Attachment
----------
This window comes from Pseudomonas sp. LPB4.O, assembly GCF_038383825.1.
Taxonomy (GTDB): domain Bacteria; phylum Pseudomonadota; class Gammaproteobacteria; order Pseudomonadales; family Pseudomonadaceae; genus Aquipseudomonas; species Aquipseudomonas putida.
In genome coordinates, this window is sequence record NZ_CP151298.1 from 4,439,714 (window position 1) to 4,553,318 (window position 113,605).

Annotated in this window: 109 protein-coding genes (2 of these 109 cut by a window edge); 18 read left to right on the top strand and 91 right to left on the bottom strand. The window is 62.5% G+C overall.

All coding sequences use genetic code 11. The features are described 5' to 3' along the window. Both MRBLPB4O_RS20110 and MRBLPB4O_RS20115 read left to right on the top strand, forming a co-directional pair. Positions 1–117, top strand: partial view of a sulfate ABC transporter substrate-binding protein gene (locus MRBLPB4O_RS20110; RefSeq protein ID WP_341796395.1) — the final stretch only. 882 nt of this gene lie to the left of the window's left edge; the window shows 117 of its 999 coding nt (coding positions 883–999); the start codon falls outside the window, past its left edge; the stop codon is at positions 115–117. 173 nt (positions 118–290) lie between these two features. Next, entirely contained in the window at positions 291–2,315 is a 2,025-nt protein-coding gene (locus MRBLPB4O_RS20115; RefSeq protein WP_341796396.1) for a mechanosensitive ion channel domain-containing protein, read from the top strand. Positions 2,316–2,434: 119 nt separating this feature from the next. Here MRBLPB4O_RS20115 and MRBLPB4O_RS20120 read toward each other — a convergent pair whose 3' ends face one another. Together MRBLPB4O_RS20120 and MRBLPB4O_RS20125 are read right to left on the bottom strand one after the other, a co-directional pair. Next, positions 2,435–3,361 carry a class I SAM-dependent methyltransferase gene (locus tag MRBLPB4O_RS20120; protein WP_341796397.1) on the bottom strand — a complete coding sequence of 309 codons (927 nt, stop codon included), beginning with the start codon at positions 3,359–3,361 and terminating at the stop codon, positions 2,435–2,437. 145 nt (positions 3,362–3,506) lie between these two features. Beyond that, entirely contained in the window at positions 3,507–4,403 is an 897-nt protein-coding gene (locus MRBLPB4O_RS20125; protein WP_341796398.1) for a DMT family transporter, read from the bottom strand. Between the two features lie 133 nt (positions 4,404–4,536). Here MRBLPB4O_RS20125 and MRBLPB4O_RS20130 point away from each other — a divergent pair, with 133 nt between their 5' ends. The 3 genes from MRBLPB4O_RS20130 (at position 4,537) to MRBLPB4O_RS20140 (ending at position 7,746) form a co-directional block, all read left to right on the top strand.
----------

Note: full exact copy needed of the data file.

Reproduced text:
This window comes from Pseudomonas sp. LPB4.O, assembly GCF_038383825.1.
Taxonomy (GTDB): domain Bacteria; phylum Pseudomonadota; class Gammaproteobacteria; order Pseudomonadales; family Pseudomonadaceae; genus Aquipseudomonas; species Aquipseudomonas putida.
In genome coordinates, this window is sequence record NZ_CP151298.1 from 4,439,714 (window position 1) to 4,553,318 (window position 113,605).

Annotated in this window: 109 protein-coding genes (2 of these 109 cut by a window edge); 18 read left to right on the top strand and 91 right to left on the bottom strand. The window is 62.5% G+C overall.

All coding sequences use genetic code 11. The features are described 5' to 3' along the window. Both MRBLPB4O_RS20110 and MRBLPB4O_RS20115 read left to right on the top strand, forming a co-directional pair. Positions 1–117, top strand: partial view of a sulfate ABC transporter substrate-binding protein gene (locus MRBLPB4O_RS20110; RefSeq protein ID WP_341796395.1) — the final stretch only. 882 nt of this gene lie to the left of the window's left edge; the window shows 117 of its 999 coding nt (coding positions 883–999); the start codon falls outside the window, past its left edge; the stop codon is at positions 115–117. 173 nt (positions 118–290) lie between these two features. Next, entirely contained in the window at positions 291–2,315 is a 2,025-nt protein-coding gene (locus MRBLPB4O_RS20115; RefSeq protein WP_341796396.1) for a mechanosensitive ion channel domain-containing protein, read from the top strand. Positions 2,316–2,434: 119 nt separating this feature from the next. Here MRBLPB4O_RS20115 and MRBLPB4O_RS20120 read toward each other — a convergent pair whose 3' ends face one another. Together MRBLPB4O_RS20120 and MRBLPB4O_RS20125 are read right to left on the bottom strand one after the other, a co-directional pair. Next, positions 2,435–3,361 carry a class I SAM-dependent methyltransferase gene (locus tag MRBLPB4O_RS20120; protein WP_341796397.1) on the bottom strand — a complete coding sequence of 309 codons (927 nt, stop codon included), beginning with the start codon at positions 3,359–3,361 and terminating at the stop codon, positions 2,435–2,437. 145 nt (positions 3,362–3,506) lie between these two features. Beyond that, entirely contained in the window at positions 3,507–4,403 is an 897-nt protein-coding gene (locus MRBLPB4O_RS20125; protein WP_341796398.1) for a DMT family transporter, read from the bottom strand. Between the two features lie 133 nt (positions 4,404–4,536). Here MRBLPB4O_RS20125 and MRBLPB4O_RS20130 point away from each other — a divergent pair, with 133 nt between their 5' ends. The 3 genes from MRBLPB4O_RS20130 (at position 4,537) to MRBLPB4O_RS20140 (ending at position 7,746) form a co-directional block, all read left to right on the top strand.